Hoof Nutrition Intelligence is a twice-a-month web segment that is designed to add to the education of footcare professionals when it comes to effectively feeding the hoof. The goal of this web-exclusive feature is to zero in on specific areas of hoof nutrition and avoid broad-based articles that simply look at the overall equine feeding situation.
Below you will find Part 1 of the latest question and answer installment that you can share with your footcare clients.
Q: Will quarter cracks have an impact on equine performance?
By Kentucky Equine Research Staff
A: Horses in all disciplines face hoof-related challenges such as quarter cracks. In an effort to better understand these concerns, researchers in Hong Kong investigated the incidence, clinical presentation and future racing performance of Thoroughbreds with quarter cracks over a 9-year period.
A quarter crack is a full-thickness failure of the hoof capsule between the toe and heel that may extend along the entire height of the hoof from the coronary band to the ground. The separation often results in unsoundness due to hoof wall instability or infection of the deep dermal tissue, though many horses remain free of lameness despite the presence of a quarter crack.
Quarter cracks are thought to arise from innate hoof weakness, improper hoof balance, injury or trauma to the coronary band or an infection of the corium, which is part of the internal vascular network of the hoof.
Poor farriery may contribute to hoof imbalance, which could contribute to crack formation. A common finding among horses with quarter cracks is sheared heels, an unevenness of the heels that causes unequal weight-bearing on the bulbs and creates a shearing force absorbed by the hoof capsule.
During the 9-year study, 4,500 horses in a Hong Kong training center were followed. Some 74 horses had at least one quarter crack and 20 horses had two or more quarter cracks. Almost half of the horses with quarter cracks were lame at the onset of the defect.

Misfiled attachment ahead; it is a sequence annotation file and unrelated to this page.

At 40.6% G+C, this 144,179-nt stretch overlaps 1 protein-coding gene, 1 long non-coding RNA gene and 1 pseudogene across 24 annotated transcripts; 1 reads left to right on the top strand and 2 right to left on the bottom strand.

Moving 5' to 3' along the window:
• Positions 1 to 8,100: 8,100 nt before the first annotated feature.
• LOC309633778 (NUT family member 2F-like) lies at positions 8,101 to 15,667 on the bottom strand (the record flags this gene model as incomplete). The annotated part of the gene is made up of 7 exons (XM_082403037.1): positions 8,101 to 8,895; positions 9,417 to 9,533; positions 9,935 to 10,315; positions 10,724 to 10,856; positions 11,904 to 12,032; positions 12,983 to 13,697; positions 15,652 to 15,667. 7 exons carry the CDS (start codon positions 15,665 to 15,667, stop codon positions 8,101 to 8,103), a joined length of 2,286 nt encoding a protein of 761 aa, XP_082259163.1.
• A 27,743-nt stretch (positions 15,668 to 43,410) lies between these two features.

An overwhelming number of cracks occurred in the front hooves. There was also a proportional difference in the number of cracks in the left rather than the right front hooves. Most cracks occurred on the inside of the hooves.
The quarter cracks were treated in various ways, although the principle treatments included corrective shoeing with a heart-bar shoe, wire stabilization and the use of epoxy or acrylic materials. Treatment goals centered around correcting the hoof imbalance and eliminating uneven movement.
Among 63 horses for which racing performance following treatment was available, 54 horses had at least one start after treatment. When compared to the control horses, there was no significant difference in the number of career races, career wins or career placings for horses with quarter cracks.
Aside from high-quality forage and fortified concentrates, horses that are likely to have poor-quality hooves should be fed a research-proven hoof supplement. Biotin should be a primary ingredient in the supplement, but other ingredients such as methionine, iodine and zinc will further support hoof health.
Kentucky Equine Research is a nutrition consulting company located in Versailles, Ky.
Click here to read part 1of the Nov. 1, 2020 installment of Hoof Nutrition Intelligence: Is there a connection between diet and white line disease? Click here to read more installments of Hoof Nutrition Intelligence.